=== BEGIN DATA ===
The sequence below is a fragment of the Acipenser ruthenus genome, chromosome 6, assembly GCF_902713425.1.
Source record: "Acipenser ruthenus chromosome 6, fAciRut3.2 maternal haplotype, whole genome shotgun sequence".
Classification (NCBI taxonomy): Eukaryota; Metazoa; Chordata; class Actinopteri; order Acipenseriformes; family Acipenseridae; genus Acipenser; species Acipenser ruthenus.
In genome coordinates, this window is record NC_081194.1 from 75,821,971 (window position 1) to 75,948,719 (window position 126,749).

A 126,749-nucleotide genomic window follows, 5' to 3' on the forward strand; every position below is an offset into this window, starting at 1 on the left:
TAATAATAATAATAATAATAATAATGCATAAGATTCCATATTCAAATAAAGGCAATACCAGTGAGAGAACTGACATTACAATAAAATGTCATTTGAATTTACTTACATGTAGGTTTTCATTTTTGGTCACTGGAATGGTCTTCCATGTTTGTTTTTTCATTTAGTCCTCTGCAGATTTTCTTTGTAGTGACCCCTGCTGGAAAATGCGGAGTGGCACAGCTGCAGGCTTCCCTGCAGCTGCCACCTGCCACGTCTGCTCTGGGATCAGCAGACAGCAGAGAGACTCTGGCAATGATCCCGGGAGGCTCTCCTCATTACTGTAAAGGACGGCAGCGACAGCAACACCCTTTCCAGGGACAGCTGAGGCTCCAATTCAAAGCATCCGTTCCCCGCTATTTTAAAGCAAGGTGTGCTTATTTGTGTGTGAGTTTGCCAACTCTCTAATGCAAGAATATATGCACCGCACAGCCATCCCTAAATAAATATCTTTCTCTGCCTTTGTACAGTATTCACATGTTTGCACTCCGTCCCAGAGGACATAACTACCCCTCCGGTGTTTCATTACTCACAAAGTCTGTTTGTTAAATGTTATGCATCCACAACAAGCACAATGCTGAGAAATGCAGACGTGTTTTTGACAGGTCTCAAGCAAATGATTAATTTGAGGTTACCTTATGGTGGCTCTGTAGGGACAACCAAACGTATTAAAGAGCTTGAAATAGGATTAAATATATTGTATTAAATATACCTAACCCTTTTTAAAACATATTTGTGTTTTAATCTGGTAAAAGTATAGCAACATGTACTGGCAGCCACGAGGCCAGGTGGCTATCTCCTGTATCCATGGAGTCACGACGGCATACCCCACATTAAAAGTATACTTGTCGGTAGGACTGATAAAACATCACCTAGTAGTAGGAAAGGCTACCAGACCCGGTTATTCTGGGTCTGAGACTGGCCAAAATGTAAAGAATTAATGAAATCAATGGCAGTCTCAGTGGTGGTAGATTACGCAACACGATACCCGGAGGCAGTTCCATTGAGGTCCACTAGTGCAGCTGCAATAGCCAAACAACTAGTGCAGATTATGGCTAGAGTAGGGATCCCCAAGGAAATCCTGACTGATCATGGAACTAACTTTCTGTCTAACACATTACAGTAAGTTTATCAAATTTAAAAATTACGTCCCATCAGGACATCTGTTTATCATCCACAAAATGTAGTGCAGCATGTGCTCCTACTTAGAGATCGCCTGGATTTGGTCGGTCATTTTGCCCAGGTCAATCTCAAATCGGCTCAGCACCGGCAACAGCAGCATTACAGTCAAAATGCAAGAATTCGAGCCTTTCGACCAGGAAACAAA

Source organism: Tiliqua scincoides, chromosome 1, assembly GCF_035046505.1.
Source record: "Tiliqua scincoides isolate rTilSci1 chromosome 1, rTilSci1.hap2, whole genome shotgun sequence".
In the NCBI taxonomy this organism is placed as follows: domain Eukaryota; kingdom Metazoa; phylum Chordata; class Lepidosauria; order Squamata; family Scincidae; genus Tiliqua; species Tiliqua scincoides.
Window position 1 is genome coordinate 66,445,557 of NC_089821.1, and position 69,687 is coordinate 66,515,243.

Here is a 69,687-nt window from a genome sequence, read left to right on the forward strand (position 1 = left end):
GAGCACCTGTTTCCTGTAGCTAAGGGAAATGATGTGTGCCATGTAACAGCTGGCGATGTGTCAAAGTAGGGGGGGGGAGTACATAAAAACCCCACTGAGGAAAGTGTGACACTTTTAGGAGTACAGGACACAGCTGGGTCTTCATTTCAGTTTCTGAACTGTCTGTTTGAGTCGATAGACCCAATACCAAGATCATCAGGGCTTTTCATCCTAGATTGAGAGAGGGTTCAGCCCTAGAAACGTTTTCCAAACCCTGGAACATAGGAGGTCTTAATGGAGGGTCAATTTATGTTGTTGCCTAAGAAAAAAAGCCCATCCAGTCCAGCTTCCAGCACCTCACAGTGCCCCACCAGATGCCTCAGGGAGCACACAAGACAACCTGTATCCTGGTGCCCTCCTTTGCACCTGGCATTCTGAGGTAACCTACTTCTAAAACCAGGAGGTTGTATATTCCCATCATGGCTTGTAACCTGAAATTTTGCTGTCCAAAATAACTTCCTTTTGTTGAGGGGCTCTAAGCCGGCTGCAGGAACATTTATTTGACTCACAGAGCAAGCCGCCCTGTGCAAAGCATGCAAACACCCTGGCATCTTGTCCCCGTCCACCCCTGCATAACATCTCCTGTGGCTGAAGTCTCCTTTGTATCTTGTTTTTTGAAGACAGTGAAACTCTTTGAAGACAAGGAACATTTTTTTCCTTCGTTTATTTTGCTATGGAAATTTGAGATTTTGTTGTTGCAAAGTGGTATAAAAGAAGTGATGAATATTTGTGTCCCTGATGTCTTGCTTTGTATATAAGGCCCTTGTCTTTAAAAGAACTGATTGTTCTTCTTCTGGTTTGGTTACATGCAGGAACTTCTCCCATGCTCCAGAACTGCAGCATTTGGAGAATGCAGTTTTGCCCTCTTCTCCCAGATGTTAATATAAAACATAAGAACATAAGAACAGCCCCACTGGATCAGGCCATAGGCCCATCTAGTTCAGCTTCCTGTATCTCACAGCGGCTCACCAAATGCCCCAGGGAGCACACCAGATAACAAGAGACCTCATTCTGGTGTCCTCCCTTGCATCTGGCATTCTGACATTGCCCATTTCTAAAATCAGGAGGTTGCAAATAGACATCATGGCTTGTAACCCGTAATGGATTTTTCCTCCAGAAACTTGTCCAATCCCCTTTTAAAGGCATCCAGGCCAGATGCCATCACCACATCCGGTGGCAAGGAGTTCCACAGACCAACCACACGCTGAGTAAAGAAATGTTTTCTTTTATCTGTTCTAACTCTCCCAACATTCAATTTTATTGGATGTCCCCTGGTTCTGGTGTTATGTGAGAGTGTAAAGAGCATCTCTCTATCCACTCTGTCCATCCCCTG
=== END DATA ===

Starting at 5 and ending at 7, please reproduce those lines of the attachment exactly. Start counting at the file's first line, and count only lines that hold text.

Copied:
A 126,749-nucleotide genomic window follows, 5' to 3' on the forward strand; every position below is an offset into this window, starting at 1 on the left:
TAATAATAATAATAATAATAATAATGCATAAGATTCCATATTCAAATAAAGGCAATACCAGTGAGAGAACTGACATTACAATAAAATGTCATTTGAATTTACTTACATGTAGGTTTTCATTTTTGGTCACTGGAATGGTCTTCCATGTTTGTTTTTTCATTTAGTCCTCTGCAGATTTTCTTTGTAGTGACCCCTGCTGGAAAATGCGGAGTGGCACAGCTGCAGGCTTCCCTGCAGCTGCCACCTGCCACGTCTGCTCTGGGATCAGCAGACAGCAGAGAGACTCTGGCAATGATCCCGGGAGGCTCTCCTCATTACTGTAAAGGACGGCAGCGACAGCAACACCCTTTCCAGGGACAGCTGAGGCTCCAATTCAAAGCATCCGTTCCCCGCTATTTTAAAGCAAGGTGTGCTTATTTGTGTGTGAGTTTGCCAACTCTCTAATGCAAGAATATATGCACCGCACAGCCATCCCTAAATAAATATCTTTCTCTGCCTTTGTACAGTATTCACATGTTTGCACTCCGTCCCAGAGGACATAACTACCCCTCCGGTGTTTCATTACTCACAAAGTCTGTTTGTTAAATGTTATGCATCCACAACAAGCACAATGCTGAGAAATGCAGACGTGTTTTTGACAGGTCTCAAGCAAATGATTAATTTGAGGTTACCTTATGGTGGCTCTGTAGGGACAACCAAACGTATTAAAGAGCTTGAAATAGGATTAAATATATTGTATTAAATATACCTAACCCTTTTTAAAACATATTTGTGTTTTAATCTGGTAAAAGTATAGCAACATGTACTGGCAGCCACGAGGCCAGGTGGCTATCTCCTGTATCCATGGAGTCACGACGGCATACCCCACATTAAAAGTATACTTGTCGGTAGGACTGATAAAACATCACCTAGTAGTAGGAAAGGCTACCAGACCCGGTTATTCTGGGTCTGAGACTGGCCAAAATGTAAAGAATTAATGAAATCAATGGCAGTCTCAGTGGTGGTAGATTACGCAACACGATACCCGGAGGCAGTTCCATTGAGGTCCACTAGTGCAGCTGCAATAGCCAAACAACTAGTGCAGATTATGGCTAGAGTAGGGATCCCCAAGGAAATCCTGACTGATCATGGAACTAACTTTCTGTCTAACACATTACAGTAAGTTTATCAAATTTAAAAATTACGTCCCATCAGGACATCTGTTTATCATCCACAAAATGTAGTGCAGCATGTGCTCCTACTTAGAGATCGCCTGGATTTGGTCGGTCATTTTGCCCAGGTCAATCTCAAATCGGCTCAGCACCGGCAACAGCAGCATTACAGTCAAAATGCAAGAATTCGAGCCTTTCGACCAGGAAACAAA

Source organism: Tiliqua scincoides, chromosome 1, assembly GCF_035046505.1.